Thursday, February 15, 2007

sleeve break

Since my mom's birthday is coming up, I took the opportunity to get a little break from that annoying sleeve I was knitting to make some socks. Here is my progress on the first one:

sock_progress

Now when I saw this yarn on the ball, I had no idea how much I would love it once I knit it up. LOVE IT. The cool/warm fall color bands - be still my beating heart! I can't give these to my mother - she'd appreciate the socks but wear them in spite of the color palette. Whereas I would wear them every single day until they became tatty bits of yarn hanging from my ankles, because they match everything I own! Well, okay, they'd match everything that isn't black and red, which is about half my closet - so really, they'd match half my wardrobe, but the good half!

As my sister said, we can get mom some flowers. These socks are for me.

I was planning to take the annoying sleeve (sleeve 2 of Pullover Flair) to a meeting I need to attend this weekend, but you know, I could totally finish up the socks if I brought them, and socks are so much more meeting-friendly.

I hope I get this sweater done before summer gets here.

P.S. Did you get a sneak-peek at Sauniell-the-cover-girl's designs??? That woman is so talented, I don't feel worthy to sit in the same little metal chairs as her at Stitch & Bitch. I keep hoping some of the talent will rub off on me...

Tuesday, February 13, 2007

what's cookin?

One of my little fantasies is a backyard cookout to which everyone will bring dishes made from Church-lady cookbooks. There will be three or four Jello molds, at least one noodle casserole, and everything will be covered in either crumbled potato chips or Chinese noodles, and will contain a can of cream of mushroom soup.

churchlady_cookin

This is my little collection of Church-lady cookbooks. I usually buy them at library book sales. I guess they used to be a popular fundraiser for church and other ladies' groups (like the Alaska Crippled Children's Association, beneficiaries of Cooking from Alaska's Kitchens, in which bear chunks are paired with cream of mushroom soup for a new kind of American taste sensation).

Last night we were having a good guffaw over some of the recipes while HWWLLB baked up an "Impossible Pie" from What's Cookin' at Annunciation. I have no idea where Annunciation is located, but I'm sure this book dates to the 1960's and was published in the South, because it contains many fine southern turns of phrase such as "I reckon" and "if you fancy...". The ladies who contributed these recipes clearly belonged to two distinct generations; the older church ladies who apparently have no first names of their own, such as "Mrs. George Ketchum," and the younger, more liberated married ladies who use their own first names, such as "Maureen Burket."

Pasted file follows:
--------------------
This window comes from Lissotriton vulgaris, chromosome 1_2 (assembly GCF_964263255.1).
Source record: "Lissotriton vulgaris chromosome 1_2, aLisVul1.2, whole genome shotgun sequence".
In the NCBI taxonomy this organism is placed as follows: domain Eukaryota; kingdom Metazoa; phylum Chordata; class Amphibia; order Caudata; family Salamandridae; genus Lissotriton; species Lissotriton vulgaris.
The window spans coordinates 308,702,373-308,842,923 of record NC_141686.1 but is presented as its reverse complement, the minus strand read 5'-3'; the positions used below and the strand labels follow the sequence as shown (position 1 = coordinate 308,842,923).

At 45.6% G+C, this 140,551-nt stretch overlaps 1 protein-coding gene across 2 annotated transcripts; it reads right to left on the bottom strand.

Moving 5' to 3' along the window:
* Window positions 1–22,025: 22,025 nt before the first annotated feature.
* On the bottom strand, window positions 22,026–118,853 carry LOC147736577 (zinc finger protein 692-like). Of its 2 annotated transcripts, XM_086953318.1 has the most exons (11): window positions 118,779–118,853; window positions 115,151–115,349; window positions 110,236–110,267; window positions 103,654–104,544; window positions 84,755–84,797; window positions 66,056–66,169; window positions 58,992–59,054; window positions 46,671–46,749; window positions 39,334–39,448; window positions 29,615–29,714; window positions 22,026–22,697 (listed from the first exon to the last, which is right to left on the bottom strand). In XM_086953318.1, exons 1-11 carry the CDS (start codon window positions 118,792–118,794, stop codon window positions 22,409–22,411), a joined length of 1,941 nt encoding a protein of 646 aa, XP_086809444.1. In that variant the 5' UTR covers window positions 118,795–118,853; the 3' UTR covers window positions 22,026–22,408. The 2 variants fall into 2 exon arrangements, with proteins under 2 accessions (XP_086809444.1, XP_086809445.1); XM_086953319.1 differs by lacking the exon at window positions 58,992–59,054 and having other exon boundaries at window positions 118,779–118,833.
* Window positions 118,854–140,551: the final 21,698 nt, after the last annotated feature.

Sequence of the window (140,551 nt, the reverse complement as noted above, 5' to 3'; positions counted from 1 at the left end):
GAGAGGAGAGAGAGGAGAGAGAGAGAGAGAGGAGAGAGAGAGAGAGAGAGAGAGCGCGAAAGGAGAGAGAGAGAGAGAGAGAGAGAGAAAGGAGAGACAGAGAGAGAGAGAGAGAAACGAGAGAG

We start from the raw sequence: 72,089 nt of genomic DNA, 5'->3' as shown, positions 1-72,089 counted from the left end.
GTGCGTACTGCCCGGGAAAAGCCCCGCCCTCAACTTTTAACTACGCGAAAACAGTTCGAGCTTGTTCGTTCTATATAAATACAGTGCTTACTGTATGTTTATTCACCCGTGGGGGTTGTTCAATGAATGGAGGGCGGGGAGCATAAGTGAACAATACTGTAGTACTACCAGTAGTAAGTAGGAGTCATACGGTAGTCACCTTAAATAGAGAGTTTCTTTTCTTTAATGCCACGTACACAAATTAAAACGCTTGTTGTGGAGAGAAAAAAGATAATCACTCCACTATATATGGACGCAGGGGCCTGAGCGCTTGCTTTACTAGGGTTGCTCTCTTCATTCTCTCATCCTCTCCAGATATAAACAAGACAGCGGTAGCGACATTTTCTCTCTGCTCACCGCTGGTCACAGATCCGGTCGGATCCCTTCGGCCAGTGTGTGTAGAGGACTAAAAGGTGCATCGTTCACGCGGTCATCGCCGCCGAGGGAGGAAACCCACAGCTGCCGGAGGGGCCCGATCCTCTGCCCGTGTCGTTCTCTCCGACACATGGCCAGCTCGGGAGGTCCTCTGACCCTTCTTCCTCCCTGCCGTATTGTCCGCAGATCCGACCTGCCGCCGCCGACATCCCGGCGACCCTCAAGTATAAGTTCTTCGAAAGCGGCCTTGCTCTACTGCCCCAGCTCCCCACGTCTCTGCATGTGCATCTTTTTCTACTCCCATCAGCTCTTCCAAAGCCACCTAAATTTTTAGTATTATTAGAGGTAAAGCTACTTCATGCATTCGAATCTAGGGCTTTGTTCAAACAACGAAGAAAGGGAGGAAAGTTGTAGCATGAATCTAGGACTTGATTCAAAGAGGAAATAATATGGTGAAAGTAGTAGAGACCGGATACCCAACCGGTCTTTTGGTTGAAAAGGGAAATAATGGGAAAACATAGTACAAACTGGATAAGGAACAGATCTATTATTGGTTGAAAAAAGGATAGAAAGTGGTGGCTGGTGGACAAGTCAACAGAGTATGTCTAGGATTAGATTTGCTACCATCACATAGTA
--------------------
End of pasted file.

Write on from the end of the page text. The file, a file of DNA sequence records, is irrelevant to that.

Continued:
So the Impossible Pie... the way it works is, you take a bunch of pie ingredients (flour, sugar, milk, eggs, coconut, etc), throw them in the blender and mix them all up. Then you pour it all into a pie pan and bake. Three levels basically fall out, with floury stuff on the bottom, eggy stuff in the middle and coconut on top - a coconut custard pie! (more or less). We had it for breakfast this morning - it couldn't touch my mother's coconut custard pie, but it wasn't bad.

My most favorite recipe comes from Cooking with Christians in Brevard, NC. Brevard is where HWWLLB's parents live, and this book contains a recipe from my childhood that I just can't wait to make for the cookout. Here it is:
Strawberry Salad (Barbara Johnson)

First layer:
2 2/3 cup broken pretzels (sticks) mush up
3 Tablespoons sugar
3/4 cup margarine

Cream sugar and margarine together. Spread pretzels with layer in 9 x 13 pan and with sugar on top. Cover and bake 350 degrees five minutes and stir and bake five minutes more. Cool.

Second layer:
8 oz. soft cream cheese
1 cup sugar
1 9oz. Cool Whip
Cream sugar and cream cheese together. Fold in Cool Whip, spread over first layer.

Third layer:
1 1/2 Cup boiling water
6 oz. strawberry jello
2 10oz. frozen strawberries

Mix jello and boiling water, chill partially; fold and chill partially again. Spread over second layer and refrigerate.


(I do believe that we were supposed to include those frozen strawberries in layer three - Ed.).

Imagine this three-layer Jello mold in the shape of a big red bundt cake, with salty, crunchy pretzels on the bottom, sweet cheese in the middle and sickeningly sweet strawberry jello on top. Heavenly! My Aunt Cindy used to make this for every family gathering, and I always took an extra-big slice. I will definitely be making this for the fantasy cookout - I hope you all can come!

I'll leave you with this bit of wisdom from Cooking with Christians:

"Joy is love making its own sunshine, even in times of gloom."

Friday, February 09, 2007

hoohas!

For those of you who live in North Carolina, I know I will be seeing you tomorrow at the Vagina Monologues show in Raleigh. If you haven't bought your tickets yet, the late show at Kings is SOLD OUT because this show is not to be missed, but there are still seats for the matinee at the Rialto, so go get yours while they last!

So everyone has been to see the Vagina Monologues, right? (If not, it's an incredibly powerful play by Eve Ensler that uses personal monologues from all kinds of women to de-dirtify the vagina's image and get into the love, anger, joy, abuse, courage, shame and transformation that we live as women). The play is usually performed on or around Valentine's Day, so there are performances happening all over the country right now (find one near you!). A group of Raleigh women are performing it tomorrow as a benefit for Planned Parenthood - this is their second year performing the show and they are fabulous.